DCC: Glitch by Harada, Matsumoto, Sasagawa
[Sunday 22/10]

Coming into my first Tura concert on Sunday, I had no idea what to expect. I’m a regular concert goer, but normally I go to Perth Concert Hall for fairly traditional music. I hadn’t heard of Tourist Kid before, or anyone in the second act. Secretly, I was expecting something that would be closer to often overblown ‘sound art’ than ‘electronic music’.

I was relieved then, when I walked through the doors of The Sewing Room. It was a dark, relaxed space where a small crowd of people were standing around, holding drinks and chatting quietly while Tourist Kid splashed out enveloping, luminescent music. Tourist Kid was the supporting act, which was a fine choice. I would describe his music as dynamic and powerful, yet meditative and relaxing. It built up from fine rhythmic constituents and well chosen samples into a looming wave of sound, before crashing down unexpectedly into a new segment.

The headliners, Harada, Matsumoto, Sasagawa with DCC: Glitch, were something totally different. The act explored the acoustic effects of glitching, and represented it visually. An ever-changing pattern of dots were projected on the wall, shifting abruptly and beautifully as the music metamorphosed. The graphical score, an idiomatic real time representation of the music, was projected on a different wall, giving the audience a sense of time and progression. There was a real sense that the musicians wanted to present their experiment as a piece of music, rather than a sonic experiment for a select audience.

The degrees of variety and contrast in the music itself was astounding. A prepared biwa (Japanese lute) provided much of the initial acoustic richness. From there, glitches interjected and disrupted the music as layers began to build. The visuals and score guided the audience, so that even though the glitches were quite harsh we could track them. As the music grew and shifted, sharp bleeps were added to the mix, and a genuinely multi-layered sound developed.

The audience was clearly quite into both acts. In the first act, they nodded along, and most didn’t even go to the bar to buy drinks. In the second act, at a certain point the music was silenced, and the visuals continued. After someone coughed, and the circular patterns on the wall changed, the audience began making soft noises. People laughed and had a great time.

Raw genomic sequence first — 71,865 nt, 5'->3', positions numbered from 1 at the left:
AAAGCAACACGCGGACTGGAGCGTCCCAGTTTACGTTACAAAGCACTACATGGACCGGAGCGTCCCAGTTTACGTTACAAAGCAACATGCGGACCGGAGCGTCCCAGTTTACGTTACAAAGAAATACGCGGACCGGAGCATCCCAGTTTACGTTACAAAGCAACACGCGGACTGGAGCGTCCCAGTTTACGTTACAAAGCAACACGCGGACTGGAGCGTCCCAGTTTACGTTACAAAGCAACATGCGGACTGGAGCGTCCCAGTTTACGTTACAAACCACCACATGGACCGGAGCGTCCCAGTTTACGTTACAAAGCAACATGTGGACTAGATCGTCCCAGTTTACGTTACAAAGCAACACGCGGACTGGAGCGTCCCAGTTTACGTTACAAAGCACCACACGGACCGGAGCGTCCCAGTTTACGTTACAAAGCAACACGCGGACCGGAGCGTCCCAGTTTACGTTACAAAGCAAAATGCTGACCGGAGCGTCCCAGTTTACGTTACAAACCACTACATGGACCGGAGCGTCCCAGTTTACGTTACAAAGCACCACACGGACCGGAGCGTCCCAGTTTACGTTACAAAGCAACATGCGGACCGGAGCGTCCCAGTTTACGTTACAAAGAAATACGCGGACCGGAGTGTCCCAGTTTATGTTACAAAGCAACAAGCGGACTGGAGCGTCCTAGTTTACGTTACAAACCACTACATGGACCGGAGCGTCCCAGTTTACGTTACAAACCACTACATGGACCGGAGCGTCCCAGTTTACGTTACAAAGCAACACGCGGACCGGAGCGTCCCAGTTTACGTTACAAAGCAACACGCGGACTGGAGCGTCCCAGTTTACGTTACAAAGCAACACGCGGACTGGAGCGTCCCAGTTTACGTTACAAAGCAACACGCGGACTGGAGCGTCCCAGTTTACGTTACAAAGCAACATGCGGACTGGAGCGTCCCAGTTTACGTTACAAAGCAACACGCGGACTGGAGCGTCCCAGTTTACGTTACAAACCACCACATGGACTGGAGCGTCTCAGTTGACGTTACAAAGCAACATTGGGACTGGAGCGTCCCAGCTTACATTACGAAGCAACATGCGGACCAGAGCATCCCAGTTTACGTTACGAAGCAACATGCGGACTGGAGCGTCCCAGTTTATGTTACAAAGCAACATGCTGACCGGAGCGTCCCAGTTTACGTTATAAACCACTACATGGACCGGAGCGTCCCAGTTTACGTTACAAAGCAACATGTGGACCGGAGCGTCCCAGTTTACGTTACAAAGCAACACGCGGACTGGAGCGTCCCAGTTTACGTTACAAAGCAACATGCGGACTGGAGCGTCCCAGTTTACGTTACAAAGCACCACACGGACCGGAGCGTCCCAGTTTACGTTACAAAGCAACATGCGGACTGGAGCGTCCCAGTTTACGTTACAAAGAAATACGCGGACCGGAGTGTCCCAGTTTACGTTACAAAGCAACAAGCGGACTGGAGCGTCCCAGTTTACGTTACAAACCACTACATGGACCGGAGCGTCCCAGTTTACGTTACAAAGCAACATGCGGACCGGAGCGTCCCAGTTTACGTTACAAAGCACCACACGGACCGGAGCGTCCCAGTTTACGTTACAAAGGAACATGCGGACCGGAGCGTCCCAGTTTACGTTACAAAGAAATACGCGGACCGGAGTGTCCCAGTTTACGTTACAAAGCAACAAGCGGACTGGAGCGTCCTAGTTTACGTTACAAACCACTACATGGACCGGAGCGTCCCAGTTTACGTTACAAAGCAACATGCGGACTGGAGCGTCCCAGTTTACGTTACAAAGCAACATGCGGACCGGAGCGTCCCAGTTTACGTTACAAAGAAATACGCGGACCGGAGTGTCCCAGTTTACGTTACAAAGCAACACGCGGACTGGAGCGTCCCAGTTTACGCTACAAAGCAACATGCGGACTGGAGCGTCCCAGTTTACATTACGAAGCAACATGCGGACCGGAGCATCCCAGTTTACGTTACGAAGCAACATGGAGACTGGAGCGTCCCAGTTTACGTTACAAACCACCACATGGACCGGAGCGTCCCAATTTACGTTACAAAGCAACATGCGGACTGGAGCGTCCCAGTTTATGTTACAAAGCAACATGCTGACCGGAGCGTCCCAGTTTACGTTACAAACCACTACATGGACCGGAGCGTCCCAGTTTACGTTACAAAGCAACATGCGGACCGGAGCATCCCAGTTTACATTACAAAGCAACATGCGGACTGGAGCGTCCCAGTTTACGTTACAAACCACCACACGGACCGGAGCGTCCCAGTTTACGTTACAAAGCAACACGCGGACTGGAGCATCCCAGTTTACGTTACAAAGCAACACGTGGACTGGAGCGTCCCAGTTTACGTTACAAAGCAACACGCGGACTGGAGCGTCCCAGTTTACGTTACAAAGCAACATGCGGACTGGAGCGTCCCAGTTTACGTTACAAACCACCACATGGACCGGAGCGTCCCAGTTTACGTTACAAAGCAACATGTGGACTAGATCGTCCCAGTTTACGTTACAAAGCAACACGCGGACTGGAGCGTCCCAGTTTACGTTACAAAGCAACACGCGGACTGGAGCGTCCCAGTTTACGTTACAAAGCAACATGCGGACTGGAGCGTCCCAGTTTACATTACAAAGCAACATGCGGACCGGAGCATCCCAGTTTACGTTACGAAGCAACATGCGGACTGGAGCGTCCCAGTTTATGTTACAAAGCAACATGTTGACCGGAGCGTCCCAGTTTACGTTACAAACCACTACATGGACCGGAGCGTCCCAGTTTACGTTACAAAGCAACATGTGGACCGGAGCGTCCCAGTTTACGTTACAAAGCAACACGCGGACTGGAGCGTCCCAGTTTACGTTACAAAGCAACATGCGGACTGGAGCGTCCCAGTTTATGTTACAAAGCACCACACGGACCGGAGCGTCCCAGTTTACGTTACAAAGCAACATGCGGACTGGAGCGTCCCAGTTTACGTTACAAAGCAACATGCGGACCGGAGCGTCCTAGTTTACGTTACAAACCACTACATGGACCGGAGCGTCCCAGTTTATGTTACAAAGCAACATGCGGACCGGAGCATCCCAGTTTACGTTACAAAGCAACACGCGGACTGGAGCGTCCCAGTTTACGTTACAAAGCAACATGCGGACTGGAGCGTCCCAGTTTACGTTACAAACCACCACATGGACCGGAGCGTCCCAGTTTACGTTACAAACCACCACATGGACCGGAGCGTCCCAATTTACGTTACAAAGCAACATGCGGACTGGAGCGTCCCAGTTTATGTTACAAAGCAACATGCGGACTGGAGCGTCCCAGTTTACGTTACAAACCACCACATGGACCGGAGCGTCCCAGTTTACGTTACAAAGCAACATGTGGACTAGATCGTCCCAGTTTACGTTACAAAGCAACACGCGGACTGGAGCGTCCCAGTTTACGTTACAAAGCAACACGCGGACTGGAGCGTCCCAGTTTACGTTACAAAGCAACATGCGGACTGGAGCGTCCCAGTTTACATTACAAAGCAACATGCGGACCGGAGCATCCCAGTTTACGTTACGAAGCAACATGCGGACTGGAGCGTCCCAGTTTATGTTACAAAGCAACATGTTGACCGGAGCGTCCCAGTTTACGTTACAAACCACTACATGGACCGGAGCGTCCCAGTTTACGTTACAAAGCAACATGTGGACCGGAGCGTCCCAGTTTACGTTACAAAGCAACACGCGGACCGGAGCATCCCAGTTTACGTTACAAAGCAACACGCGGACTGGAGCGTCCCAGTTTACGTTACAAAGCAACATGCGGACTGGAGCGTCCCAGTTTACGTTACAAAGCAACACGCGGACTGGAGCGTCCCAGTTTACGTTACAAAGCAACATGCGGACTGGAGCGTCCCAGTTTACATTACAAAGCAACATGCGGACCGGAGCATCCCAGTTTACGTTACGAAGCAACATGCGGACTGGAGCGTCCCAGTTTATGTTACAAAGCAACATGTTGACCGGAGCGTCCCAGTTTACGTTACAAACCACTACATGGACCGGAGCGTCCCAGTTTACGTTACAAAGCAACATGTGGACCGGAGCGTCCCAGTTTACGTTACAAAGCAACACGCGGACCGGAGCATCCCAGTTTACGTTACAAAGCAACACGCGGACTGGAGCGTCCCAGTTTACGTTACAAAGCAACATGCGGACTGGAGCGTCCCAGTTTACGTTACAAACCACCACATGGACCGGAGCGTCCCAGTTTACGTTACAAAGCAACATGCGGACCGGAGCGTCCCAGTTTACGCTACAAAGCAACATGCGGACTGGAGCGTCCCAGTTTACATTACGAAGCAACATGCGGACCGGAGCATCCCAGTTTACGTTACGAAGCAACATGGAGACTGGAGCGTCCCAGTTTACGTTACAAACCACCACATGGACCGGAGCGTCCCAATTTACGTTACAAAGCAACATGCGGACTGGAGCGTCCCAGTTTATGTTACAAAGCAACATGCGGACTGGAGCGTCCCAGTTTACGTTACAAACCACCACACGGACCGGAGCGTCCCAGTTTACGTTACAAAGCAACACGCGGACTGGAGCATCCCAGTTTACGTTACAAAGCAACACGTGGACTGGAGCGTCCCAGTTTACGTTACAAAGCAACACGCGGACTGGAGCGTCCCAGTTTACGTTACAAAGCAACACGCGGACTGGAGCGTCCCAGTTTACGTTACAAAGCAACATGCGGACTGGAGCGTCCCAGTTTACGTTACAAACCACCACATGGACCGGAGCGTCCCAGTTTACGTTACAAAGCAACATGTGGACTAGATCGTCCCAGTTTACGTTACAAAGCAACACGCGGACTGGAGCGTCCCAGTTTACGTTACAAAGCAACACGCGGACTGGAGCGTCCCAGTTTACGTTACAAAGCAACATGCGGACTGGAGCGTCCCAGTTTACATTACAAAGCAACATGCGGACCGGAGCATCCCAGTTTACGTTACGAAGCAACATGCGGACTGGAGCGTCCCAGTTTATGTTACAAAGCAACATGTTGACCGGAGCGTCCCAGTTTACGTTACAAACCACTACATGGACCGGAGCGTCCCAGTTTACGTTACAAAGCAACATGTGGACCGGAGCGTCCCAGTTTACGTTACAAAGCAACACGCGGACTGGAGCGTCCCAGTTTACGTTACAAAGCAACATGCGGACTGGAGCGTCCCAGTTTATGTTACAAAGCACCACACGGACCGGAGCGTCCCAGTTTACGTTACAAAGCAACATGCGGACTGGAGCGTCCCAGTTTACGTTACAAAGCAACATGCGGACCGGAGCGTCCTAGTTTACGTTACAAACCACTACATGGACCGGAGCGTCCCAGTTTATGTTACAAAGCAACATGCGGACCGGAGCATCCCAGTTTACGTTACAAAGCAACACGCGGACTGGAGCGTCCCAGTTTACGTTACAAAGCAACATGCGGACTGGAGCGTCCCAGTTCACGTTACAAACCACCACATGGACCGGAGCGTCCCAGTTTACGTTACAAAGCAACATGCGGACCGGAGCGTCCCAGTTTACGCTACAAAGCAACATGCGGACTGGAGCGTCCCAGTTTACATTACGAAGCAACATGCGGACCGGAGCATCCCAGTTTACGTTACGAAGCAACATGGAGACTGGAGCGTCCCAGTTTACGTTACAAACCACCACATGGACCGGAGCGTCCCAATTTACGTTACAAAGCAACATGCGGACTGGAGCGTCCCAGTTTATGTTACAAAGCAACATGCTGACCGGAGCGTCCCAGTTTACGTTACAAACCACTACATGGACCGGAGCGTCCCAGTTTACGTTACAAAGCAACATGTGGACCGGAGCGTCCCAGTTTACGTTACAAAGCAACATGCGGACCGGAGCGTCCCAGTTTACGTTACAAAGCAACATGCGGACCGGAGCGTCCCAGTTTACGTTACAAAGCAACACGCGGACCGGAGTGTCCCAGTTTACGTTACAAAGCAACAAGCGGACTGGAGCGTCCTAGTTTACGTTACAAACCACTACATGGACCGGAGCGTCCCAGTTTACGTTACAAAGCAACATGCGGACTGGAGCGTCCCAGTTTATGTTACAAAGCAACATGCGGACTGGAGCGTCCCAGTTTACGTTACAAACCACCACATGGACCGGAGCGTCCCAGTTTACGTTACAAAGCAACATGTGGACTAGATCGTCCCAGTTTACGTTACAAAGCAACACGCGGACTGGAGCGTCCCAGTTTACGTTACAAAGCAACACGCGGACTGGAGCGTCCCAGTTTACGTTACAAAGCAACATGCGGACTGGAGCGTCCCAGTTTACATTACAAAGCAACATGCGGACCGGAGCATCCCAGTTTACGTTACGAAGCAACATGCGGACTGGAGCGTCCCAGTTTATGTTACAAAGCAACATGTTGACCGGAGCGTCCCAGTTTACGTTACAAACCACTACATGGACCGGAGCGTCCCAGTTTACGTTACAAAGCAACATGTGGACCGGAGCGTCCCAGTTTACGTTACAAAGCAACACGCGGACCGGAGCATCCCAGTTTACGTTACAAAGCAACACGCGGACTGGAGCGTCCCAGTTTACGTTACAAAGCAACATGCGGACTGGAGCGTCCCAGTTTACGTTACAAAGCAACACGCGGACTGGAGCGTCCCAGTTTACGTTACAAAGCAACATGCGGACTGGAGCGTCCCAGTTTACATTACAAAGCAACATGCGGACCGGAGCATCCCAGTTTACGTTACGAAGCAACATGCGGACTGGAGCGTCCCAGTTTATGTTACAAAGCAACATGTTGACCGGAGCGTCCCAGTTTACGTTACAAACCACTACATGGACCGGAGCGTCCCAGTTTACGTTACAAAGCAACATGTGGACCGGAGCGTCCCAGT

The venue was a great choice. I personally like walking around a little when I enjoy my music. There was a bar off away from the main area, and since we weren’t in a particularly well known or big venue, it felt like an intimate, shared discovery.This was definitely a laid back and enjoyable concert overall.


Electronic Concerto
[Tuesday 24/10]

The words ‘Electronic’ and ‘Concerto’ hardly ever come together. The contrast between a centuries long tradition of virtuosic orchestral pieces and a fertile delta of electronic works seems to be marked and profound. However, Electronic Concerto appropriated the concerto away from its solely acoustic origins, and transformed it into something contemporary.

The eight concertos I heard that night represented eight very diverse events. Musically, each concerto featured a blend of acoustic and electronic performers, with some straying quite far from the classical tradition. Many of the performers (such as Lindsay Vickery and Stuart James) played several instruments. From the precision and intention the performers invested in the music, you could tell that they were highly skilled.

This was certainly helped by the composers, whose concepts were uniformly fascinating. Southern Currents, written and performed by Meg Travers, used a weather map as a graphical score, giving the audience an unusual, graphical structure to follow like in Glitch. Unlike Glitch, the music was measured as a line traced out a circumference; the score was circular. More than being a gimmick, I could hear the dynamics and pitches of the trautonium bend and change as the structure formed a palindrome, with the circle being completed anticlockwise afterwards.

Rare and unusual instruments were given centre stage. The soloist(s) in Stolen Goods (stocketus) (Johannes Mulder) were loudspeakers, while Intersperso-Ultradiano featured an electric noise bass. There were two concertos featuring theremins, and the second, Limp Wrist featuring Jos Mulder and written by Dan Thorpe, was probably the most conceptually interesting. In Limp Wrist, the soloist stood solemnly to the side of the theremin, and gradually leaned over, while the ensemble provided musical commentary. It was fascinating to hear the pitch gradually and subtly lower as he moved further from the instrument. The theremin is normally controlled by the distance between the metal and the performer’s hands.

I would argue that Motherboard – A Circuit Bend concerto (Mark Olivero, solo performed by Louise Devenish) and Noise in the Clouds (Stuart James, solo performed by Kouhei Harada) were both the most fascinating and the most innovative. They weren’t the only concertos to feature live visuals, but they did so in the most engaging way.

Motherboard – A Circuit Bend concerto was fourth on the programme, before the interval. The solo instruments were ‘hacked toys’. I didn’t know what this meant at first, but when the piece was set up, I saw that it really meant hacked children’s’ toys; the ones that go “oink oink” and “let’s play”. The execution of this idea was both terrifying and hilarious. Live visuals featuring binary code culminated in something resembling a satanic ritual, as the children’s’ toys screeched garbled commands.

Noise in the Clouds (the finale) took a much more serious turn – the soloist sat in front of his laptop, manipulating the powerful and oppressive music. The visuals were beautiful, ghostly voids which accentuated the experience even further. Noise in the Clouds is a musical highlight of my year.